"Start gentle exercise of 30 minutes a day, especially if you have been very sedentary. Simply walking is a great place to start, and then as your fitness improves you can start to increase time and intensity."
3. Start with a healthy breakfast
You've probably noticed that if you have an unhealthy breakfast (looking at you, Egg McMuffin), you're more likely to eat unhealthy food for the rest of the day. Starting your day with a healthy brekkie, however, will make you feel more inclined to keep the day going well.
"Start every day with a healthy, nutrient packed breakfast, such as a protein smoothie with berries for antioxidants and fibre, ground flaxseed for fibre, protein to fill you up, cinnamon for blood sugar stabilisation and coconut water for electrolytes," Tuck said.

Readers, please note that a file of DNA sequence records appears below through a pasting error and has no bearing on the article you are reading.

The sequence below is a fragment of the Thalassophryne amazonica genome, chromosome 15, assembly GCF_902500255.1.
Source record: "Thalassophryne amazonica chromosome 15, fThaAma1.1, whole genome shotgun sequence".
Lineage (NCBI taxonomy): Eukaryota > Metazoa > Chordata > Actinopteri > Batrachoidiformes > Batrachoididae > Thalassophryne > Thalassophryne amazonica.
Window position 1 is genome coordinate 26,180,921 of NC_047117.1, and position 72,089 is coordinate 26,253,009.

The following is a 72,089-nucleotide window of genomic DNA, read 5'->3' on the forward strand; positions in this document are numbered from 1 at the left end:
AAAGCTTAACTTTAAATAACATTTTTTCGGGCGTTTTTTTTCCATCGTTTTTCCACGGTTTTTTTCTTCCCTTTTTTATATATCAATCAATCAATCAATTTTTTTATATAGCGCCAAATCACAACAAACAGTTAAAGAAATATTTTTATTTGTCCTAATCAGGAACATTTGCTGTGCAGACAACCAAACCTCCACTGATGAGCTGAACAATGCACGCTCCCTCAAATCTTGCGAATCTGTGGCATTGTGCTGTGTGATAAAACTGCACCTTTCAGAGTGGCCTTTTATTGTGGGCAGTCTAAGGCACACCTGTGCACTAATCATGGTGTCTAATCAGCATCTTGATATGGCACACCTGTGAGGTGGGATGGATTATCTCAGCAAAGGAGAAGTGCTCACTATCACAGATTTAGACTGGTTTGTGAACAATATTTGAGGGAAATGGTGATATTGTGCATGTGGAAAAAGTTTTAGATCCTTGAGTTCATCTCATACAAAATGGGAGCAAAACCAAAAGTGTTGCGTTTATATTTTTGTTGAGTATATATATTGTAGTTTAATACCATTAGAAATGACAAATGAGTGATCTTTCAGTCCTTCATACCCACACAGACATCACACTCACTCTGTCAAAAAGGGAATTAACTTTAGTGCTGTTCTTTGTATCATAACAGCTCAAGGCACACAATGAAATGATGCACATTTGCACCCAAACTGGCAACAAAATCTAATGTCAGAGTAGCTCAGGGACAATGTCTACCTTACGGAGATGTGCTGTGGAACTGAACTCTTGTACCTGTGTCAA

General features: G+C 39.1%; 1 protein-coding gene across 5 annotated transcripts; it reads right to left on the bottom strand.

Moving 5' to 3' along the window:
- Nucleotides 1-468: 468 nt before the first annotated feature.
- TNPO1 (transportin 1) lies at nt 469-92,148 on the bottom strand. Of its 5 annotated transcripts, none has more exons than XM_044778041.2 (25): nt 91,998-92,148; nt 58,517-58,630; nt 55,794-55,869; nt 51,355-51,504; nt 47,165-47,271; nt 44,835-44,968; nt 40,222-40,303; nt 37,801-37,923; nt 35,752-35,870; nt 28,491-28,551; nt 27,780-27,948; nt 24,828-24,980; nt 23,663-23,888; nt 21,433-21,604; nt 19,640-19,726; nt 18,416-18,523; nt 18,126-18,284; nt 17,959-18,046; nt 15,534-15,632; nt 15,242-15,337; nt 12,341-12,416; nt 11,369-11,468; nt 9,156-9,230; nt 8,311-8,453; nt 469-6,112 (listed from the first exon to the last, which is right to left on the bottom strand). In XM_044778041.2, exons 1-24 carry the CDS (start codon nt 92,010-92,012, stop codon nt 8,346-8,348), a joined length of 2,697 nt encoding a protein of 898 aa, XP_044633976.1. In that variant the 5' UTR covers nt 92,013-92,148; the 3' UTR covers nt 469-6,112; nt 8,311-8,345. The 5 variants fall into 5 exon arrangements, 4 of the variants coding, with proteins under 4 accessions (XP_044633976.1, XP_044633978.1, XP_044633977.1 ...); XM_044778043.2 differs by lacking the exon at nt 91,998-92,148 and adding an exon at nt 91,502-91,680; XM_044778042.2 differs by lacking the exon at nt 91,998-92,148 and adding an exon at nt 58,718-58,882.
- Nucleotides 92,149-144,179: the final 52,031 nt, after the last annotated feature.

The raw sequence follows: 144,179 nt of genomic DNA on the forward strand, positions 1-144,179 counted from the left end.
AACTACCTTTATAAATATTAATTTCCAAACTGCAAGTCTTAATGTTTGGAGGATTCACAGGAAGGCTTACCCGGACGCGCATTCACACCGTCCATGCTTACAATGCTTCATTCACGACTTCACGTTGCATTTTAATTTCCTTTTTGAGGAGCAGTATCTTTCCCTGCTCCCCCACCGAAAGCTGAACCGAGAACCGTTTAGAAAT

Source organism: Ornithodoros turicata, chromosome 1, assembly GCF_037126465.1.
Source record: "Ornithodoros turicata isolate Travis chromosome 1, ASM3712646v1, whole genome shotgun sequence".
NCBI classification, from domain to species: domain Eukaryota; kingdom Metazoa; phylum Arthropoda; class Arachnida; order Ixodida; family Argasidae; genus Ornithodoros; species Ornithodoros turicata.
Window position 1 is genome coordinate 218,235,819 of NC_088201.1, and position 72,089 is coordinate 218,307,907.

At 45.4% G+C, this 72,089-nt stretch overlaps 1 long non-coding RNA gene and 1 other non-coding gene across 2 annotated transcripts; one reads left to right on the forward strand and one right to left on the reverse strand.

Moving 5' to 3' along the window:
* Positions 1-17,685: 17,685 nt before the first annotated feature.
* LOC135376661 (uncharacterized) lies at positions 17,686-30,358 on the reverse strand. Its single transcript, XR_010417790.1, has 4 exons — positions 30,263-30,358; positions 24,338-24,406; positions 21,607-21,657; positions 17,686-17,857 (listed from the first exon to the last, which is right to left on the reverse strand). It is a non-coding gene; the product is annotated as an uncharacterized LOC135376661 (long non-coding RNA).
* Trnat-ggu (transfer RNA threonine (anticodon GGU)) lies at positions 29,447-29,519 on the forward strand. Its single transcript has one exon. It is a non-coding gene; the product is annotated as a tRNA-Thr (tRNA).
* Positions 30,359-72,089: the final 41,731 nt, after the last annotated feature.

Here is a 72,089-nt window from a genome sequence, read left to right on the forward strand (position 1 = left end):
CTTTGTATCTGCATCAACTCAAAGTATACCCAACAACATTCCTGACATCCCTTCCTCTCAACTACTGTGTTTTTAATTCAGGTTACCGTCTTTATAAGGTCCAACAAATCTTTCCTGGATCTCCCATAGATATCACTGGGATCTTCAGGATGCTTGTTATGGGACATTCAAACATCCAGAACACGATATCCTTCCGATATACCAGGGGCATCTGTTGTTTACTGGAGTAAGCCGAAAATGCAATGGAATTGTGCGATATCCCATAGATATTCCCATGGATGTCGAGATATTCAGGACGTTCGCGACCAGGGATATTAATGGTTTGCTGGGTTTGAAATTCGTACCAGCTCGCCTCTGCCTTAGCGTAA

"Add in veg such as spinach and celery, and take a quality multi-vitamin and probiotic.
"Starting your day with a health kick will not only give you a good dose of nutrients for the day, but may also help curb your appetite and naughty habits later on in the day by reducing cravings."
4. Stay hydrated
Hydration is key for numerous bodily processes, and it also helps to make our skin and digestion better. This year, treat yourself to a pretty water bottle, or one that indicates how much water you need to drink by certain times of the day.
"Stay hydrated to decrease hunger and fluid retention, as well as stave off that hangover if you've really overindulged," Tuck said.
"Hydralyte, coconut water and good old room temperature water sipped on every 15 minutes is a great way to counteract dehydration and therefore decrease hunger cravings.
"Drink 1-2 glasses of room temperature water before each meal to decrease hunger and increase hydration, which is often mistaken for hunger."
5. Get a buddy